Serving Silicon Valley
This morning, we released a new study on Silicon Valley’s “invisible workforce” — the cafeteria workers, janitors, security officers, and other people who keep tech campuses running.
The key takeaway: tech giants’ commitments to their service workers have meant over 14,000 people can make rent, see a doctor, and pay bills during the pandemic.
The people who cook, clean, and protect these tech campuses are as much tech workers as programmers and engineers. In many cases they’ve devoted their careers to the industry. And through years of powerful organizing side by side with community members like you, they’ve won higher wages, full-family health insurance, and — perhaps most importantly — a growing recognition by the industry that they are an integral part of the tech workforce.
In the early days of COVID-19, that organizing led nearly all major Silicon Valley tech corporations to announce they would maintain pay and benefits for their subcontracted workers while campuses are closed. This has been a crucial anchor of stability for the Black and Brown communities that have been hardest hit by COVID-19 — 64% of unionized tech service workers are Black or Latinx.
Yet in the past couple months, a few outliers like Yahoo (now owned by Verizon) and Lyft have chosen to abandon their workers. They’ve taken away wages and healthcare from several hundred people in the middle of a pandemic.
If the rest of the tech industry were to follow suit, it would have devastating impacts on thousands of families. Our study looks at what the impact would be if Silicon Valley tech giants laid off their thousands of subcontracted blue-collar workers. Among the findings:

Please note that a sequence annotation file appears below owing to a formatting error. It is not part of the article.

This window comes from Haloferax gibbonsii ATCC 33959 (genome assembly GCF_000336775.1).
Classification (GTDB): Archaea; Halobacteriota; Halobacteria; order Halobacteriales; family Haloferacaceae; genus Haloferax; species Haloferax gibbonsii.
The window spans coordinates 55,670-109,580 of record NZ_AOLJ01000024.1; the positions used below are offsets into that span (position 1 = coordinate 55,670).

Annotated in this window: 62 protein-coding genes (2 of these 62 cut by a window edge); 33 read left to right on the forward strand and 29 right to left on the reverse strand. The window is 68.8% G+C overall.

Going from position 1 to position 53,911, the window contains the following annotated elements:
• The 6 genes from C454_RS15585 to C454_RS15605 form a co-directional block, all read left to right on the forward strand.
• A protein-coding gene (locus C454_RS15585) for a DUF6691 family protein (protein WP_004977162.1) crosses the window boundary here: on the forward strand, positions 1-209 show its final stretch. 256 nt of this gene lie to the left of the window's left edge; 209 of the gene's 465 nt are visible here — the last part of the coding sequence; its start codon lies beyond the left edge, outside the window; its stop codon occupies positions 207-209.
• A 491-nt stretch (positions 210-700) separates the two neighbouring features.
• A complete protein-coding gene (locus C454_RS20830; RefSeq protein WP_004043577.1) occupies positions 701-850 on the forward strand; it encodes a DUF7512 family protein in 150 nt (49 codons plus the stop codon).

- The number of unemployed workers in Silicon Valley could increase by more than 10%.
- Up to 12,000 service workers could lose health insurance coverage, along with family members who depend on the coverage.
- An estimated 6,500 families with children could be at risk of being unable to pay rent.
- An estimated 8,300 renters could be at risk of being unable to pay rent.
There’s no excuse for tech giants not to maintain their commitments to these workers, especially when those corporations continue to make billions.
Silicon Valley’s tech firms have continued to prosper during the pandemic. The biggest tech companies — Facebook, Apple, Amazon, Alphabet (Google), and Netflix — have seen stock prices rise over 45% year to date, hitting historic highs and a combined value of over $5.5 trillion. These corporations have also received billions in public subsidies and tax incentives, including at least $654 million in federal COVID-19 relief funds.
These tech companies have a responsibility to maintain their commitments to the people who have worked hard for years to keep tech campuses running safely and smoothly.